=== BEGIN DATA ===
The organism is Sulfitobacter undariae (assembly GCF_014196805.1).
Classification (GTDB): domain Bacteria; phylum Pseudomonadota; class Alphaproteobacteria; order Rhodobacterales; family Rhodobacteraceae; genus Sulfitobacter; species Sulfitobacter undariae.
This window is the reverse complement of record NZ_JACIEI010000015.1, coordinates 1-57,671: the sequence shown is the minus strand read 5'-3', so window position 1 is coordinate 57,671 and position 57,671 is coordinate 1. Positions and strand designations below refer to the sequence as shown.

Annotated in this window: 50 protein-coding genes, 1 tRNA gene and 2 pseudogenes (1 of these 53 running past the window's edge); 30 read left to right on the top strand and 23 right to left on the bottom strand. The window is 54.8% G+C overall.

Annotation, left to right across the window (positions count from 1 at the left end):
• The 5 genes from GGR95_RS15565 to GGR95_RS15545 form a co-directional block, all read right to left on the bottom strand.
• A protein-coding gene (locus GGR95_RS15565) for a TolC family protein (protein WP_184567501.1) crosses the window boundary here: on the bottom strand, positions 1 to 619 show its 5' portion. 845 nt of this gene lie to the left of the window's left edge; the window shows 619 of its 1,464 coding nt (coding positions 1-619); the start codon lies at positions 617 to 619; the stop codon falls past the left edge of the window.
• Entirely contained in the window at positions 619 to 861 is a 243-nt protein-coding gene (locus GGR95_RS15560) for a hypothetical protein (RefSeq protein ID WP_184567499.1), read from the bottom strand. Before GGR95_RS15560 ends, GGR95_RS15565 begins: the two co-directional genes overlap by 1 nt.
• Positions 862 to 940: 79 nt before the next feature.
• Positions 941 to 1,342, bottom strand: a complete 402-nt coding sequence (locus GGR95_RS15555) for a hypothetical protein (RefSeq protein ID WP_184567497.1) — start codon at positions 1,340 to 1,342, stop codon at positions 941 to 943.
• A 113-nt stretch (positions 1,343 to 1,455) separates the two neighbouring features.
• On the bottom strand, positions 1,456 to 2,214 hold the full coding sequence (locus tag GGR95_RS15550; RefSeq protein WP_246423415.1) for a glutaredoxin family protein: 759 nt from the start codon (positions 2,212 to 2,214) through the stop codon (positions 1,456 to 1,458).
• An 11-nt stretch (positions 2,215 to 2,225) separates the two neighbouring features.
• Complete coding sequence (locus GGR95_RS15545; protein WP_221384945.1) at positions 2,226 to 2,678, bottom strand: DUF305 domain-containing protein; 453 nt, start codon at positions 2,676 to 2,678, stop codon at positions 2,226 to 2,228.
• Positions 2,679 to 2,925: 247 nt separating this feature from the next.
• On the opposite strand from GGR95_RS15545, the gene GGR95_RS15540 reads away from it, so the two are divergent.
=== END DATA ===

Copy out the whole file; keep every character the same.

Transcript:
The organism is Sulfitobacter undariae (assembly GCF_014196805.1).
Classification (GTDB): domain Bacteria; phylum Pseudomonadota; class Alphaproteobacteria; order Rhodobacterales; family Rhodobacteraceae; genus Sulfitobacter; species Sulfitobacter undariae.
This window is the reverse complement of record NZ_JACIEI010000015.1, coordinates 1-57,671: the sequence shown is the minus strand read 5'-3', so window position 1 is coordinate 57,671 and position 57,671 is coordinate 1. Positions and strand designations below refer to the sequence as shown.

Annotated in this window: 50 protein-coding genes, 1 tRNA gene and 2 pseudogenes (1 of these 53 running past the window's edge); 30 read left to right on the top strand and 23 right to left on the bottom strand. The window is 54.8% G+C overall.

Annotation, left to right across the window (positions count from 1 at the left end):
• The 5 genes from GGR95_RS15565 to GGR95_RS15545 form a co-directional block, all read right to left on the bottom strand.
• A protein-coding gene (locus GGR95_RS15565) for a TolC family protein (protein WP_184567501.1) crosses the window boundary here: on the bottom strand, positions 1 to 619 show its 5' portion. 845 nt of this gene lie to the left of the window's left edge; the window shows 619 of its 1,464 coding nt (coding positions 1-619); the start codon lies at positions 617 to 619; the stop codon falls past the left edge of the window.
• Entirely contained in the window at positions 619 to 861 is a 243-nt protein-coding gene (locus GGR95_RS15560) for a hypothetical protein (RefSeq protein ID WP_184567499.1), read from the bottom strand. Before GGR95_RS15560 ends, GGR95_RS15565 begins: the two co-directional genes overlap by 1 nt.
• Positions 862 to 940: 79 nt before the next feature.
• Positions 941 to 1,342, bottom strand: a complete 402-nt coding sequence (locus GGR95_RS15555) for a hypothetical protein (RefSeq protein ID WP_184567497.1) — start codon at positions 1,340 to 1,342, stop codon at positions 941 to 943.
• A 113-nt stretch (positions 1,343 to 1,455) separates the two neighbouring features.
• On the bottom strand, positions 1,456 to 2,214 hold the full coding sequence (locus tag GGR95_RS15550; RefSeq protein WP_246423415.1) for a glutaredoxin family protein: 759 nt from the start codon (positions 2,212 to 2,214) through the stop codon (positions 1,456 to 1,458).
• An 11-nt stretch (positions 2,215 to 2,225) separates the two neighbouring features.
• Complete coding sequence (locus GGR95_RS15545; protein WP_221384945.1) at positions 2,226 to 2,678, bottom strand: DUF305 domain-containing protein; 453 nt, start codon at positions 2,676 to 2,678, stop codon at positions 2,226 to 2,228.
• Positions 2,679 to 2,925: 247 nt separating this feature from the next.
• On the opposite strand from GGR95_RS15545, the gene GGR95_RS15540 reads away from it, so the two are divergent.